Toshikazu Iwaya sent out a riot of fringe, lamé, loud colors and exaggerated silhouettes in a high-energy show. Citing the influence of Bauhaus and the work of Jean-Paul Goude, the designer said he wanted to show a contrast between extreme innocence and “evilness from the innocence.”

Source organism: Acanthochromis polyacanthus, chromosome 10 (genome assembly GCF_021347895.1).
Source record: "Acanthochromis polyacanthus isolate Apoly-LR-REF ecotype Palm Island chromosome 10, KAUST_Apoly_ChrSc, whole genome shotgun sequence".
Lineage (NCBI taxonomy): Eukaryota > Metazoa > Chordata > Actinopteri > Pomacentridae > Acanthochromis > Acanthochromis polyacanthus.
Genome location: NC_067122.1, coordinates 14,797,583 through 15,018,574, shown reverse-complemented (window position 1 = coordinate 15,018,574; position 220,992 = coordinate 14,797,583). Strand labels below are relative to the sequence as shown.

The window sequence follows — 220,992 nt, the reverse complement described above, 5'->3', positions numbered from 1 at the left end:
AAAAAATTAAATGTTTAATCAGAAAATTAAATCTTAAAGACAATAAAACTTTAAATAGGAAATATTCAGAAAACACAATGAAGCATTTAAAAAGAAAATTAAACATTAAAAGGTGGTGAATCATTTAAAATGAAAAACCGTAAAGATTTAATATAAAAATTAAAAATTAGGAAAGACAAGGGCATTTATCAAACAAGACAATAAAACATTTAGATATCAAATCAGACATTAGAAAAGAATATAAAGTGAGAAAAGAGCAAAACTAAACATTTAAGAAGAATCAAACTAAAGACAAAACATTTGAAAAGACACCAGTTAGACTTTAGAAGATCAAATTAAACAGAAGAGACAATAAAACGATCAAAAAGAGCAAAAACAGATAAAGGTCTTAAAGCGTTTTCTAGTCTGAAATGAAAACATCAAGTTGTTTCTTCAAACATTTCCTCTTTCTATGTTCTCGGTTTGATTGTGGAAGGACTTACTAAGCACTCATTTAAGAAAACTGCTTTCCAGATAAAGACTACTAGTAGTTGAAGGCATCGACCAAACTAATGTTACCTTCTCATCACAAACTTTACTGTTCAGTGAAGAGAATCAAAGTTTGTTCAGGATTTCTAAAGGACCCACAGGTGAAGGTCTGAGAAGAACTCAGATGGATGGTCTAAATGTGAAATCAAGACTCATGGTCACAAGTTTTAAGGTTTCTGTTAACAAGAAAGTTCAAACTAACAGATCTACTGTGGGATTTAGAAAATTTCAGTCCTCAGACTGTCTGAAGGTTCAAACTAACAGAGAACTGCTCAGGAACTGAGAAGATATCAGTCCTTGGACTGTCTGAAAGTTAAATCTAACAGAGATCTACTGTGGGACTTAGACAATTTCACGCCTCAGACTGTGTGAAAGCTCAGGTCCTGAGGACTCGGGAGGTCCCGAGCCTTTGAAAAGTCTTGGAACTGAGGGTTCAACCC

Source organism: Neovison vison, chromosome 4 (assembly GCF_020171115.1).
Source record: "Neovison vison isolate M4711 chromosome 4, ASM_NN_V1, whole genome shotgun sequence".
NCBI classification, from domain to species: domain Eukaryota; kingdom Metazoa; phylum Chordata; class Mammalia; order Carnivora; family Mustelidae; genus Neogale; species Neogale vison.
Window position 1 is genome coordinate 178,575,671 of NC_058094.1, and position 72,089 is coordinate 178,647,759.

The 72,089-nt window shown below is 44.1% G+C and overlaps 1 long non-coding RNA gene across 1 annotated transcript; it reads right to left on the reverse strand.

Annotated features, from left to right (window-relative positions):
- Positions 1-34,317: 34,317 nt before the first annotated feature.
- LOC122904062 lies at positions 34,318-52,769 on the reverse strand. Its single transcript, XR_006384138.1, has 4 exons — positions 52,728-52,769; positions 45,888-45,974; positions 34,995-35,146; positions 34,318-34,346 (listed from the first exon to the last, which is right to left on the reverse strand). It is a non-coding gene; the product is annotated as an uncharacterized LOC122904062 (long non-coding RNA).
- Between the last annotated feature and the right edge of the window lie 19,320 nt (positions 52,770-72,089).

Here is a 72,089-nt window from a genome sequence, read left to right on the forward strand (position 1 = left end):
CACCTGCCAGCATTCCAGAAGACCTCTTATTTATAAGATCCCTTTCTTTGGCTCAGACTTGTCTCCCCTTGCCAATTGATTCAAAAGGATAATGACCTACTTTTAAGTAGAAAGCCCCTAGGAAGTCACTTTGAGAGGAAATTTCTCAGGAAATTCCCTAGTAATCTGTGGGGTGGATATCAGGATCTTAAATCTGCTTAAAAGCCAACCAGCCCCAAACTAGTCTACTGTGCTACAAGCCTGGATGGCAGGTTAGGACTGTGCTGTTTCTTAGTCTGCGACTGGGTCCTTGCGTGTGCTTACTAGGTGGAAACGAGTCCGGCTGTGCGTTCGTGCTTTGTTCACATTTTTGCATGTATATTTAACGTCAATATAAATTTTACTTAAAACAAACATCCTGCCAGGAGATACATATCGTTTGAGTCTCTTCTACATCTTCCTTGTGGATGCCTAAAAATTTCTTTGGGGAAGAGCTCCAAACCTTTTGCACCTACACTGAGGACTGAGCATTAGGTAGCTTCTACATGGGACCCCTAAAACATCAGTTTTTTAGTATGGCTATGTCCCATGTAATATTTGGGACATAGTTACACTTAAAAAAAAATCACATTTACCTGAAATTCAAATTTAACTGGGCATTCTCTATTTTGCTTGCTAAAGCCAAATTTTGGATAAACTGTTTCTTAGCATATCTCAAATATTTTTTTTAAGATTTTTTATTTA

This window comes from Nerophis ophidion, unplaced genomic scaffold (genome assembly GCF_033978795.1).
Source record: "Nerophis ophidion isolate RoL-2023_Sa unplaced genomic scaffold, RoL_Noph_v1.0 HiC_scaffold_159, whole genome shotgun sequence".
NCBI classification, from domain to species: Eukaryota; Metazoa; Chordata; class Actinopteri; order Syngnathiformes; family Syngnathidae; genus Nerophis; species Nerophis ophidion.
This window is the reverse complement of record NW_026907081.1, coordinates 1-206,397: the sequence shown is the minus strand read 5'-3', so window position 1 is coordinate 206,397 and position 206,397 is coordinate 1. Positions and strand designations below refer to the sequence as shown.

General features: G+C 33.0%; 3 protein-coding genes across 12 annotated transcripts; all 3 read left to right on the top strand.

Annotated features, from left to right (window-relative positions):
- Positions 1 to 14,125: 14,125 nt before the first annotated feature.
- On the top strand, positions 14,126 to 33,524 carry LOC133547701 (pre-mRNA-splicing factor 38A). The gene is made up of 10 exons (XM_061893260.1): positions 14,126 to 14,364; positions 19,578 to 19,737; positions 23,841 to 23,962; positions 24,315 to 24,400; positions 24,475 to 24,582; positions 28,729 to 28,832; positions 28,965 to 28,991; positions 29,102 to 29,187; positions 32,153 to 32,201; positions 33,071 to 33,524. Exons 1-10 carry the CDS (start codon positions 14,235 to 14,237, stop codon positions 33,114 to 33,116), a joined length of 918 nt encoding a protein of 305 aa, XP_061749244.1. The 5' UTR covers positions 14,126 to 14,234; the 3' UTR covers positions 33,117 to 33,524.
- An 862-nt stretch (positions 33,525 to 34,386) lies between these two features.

This theme came across most clearly in a humorous if dizzying graffiti print featuring the face of a creature that would fit right into any horror film. It appeared on dresses, bloomers and peplum tops for her and long coats and fringed suits for him. These pieces worked well and showed the sense of humor that Iwaya brings to his work. Other prints included brightly colored fish on a black background, red lips on white, and leopard in red and yellow. The words “master” and “queen” also made several appearances splashed across preppy V-neck sweaters, T-shirts, bubble-sleeve minidresses and tulle-sleeve sweatshirts. Iwaya said he picked these words for no particular reason other than that they fit his current mood. 

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